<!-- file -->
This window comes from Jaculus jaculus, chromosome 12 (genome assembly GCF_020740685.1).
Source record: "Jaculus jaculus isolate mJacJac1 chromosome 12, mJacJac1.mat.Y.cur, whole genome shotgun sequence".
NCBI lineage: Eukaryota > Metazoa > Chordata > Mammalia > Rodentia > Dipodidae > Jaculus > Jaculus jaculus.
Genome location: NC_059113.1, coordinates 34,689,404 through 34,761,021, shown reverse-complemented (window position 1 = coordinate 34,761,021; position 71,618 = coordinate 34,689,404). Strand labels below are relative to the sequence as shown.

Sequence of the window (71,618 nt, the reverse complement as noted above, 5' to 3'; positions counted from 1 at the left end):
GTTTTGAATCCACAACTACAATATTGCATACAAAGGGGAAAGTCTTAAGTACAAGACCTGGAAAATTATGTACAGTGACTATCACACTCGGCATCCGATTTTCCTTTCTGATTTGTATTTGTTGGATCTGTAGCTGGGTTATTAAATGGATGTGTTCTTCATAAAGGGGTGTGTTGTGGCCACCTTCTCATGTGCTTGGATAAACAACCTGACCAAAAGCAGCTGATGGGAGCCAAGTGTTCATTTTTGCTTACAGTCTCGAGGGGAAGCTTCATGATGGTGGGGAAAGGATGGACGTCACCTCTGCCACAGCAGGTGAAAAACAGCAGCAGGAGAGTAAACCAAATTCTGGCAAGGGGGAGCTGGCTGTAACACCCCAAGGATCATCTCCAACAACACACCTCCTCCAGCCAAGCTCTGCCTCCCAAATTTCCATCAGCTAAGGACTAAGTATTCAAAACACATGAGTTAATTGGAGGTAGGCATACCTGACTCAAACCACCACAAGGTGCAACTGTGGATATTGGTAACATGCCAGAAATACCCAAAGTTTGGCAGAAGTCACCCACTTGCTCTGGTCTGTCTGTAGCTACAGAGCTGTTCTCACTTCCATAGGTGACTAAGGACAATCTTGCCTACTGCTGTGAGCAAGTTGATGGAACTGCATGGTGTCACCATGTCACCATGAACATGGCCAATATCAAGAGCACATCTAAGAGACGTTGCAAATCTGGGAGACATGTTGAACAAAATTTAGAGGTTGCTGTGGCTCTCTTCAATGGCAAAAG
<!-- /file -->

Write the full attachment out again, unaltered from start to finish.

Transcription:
This window comes from Jaculus jaculus, chromosome 12 (genome assembly GCF_020740685.1).
Source record: "Jaculus jaculus isolate mJacJac1 chromosome 12, mJacJac1.mat.Y.cur, whole genome shotgun sequence".
NCBI lineage: Eukaryota > Metazoa > Chordata > Mammalia > Rodentia > Dipodidae > Jaculus > Jaculus jaculus.
Genome location: NC_059113.1, coordinates 34,689,404 through 34,761,021, shown reverse-complemented (window position 1 = coordinate 34,761,021; position 71,618 = coordinate 34,689,404). Strand labels below are relative to the sequence as shown.

Sequence of the window (71,618 nt, the reverse complement as noted above, 5' to 3'; positions counted from 1 at the left end):
GTTTTGAATCCACAACTACAATATTGCATACAAAGGGGAAAGTCTTAAGTACAAGACCTGGAAAATTATGTACAGTGACTATCACACTCGGCATCCGATTTTCCTTTCTGATTTGTATTTGTTGGATCTGTAGCTGGGTTATTAAATGGATGTGTTCTTCATAAAGGGGTGTGTTGTGGCCACCTTCTCATGTGCTTGGATAAACAACCTGACCAAAAGCAGCTGATGGGAGCCAAGTGTTCATTTTTGCTTACAGTCTCGAGGGGAAGCTTCATGATGGTGGGGAAAGGATGGACGTCACCTCTGCCACAGCAGGTGAAAAACAGCAGCAGGAGAGTAAACCAAATTCTGGCAAGGGGGAGCTGGCTGTAACACCCCAAGGATCATCTCCAACAACACACCTCCTCCAGCCAAGCTCTGCCTCCCAAATTTCCATCAGCTAAGGACTAAGTATTCAAAACACATGAGTTAATTGGAGGTAGGCATACCTGACTCAAACCACCACAAGGTGCAACTGTGGATATTGGTAACATGCCAGAAATACCCAAAGTTTGGCAGAAGTCACCCACTTGCTCTGGTCTGTCTGTAGCTACAGAGCTGTTCTCACTTCCATAGGTGACTAAGGACAATCTTGCCTACTGCTGTGAGCAAGTTGATGGAACTGCATGGTGTCACCATGTCACCATGAACATGGCCAATATCAAGAGCACATCTAAGAGACGTTGCAAATCTGGGAGACATGTTGAACAAAATTTAGAGGTTGCTGTGGCTCTCTTCAATGGCAAAAG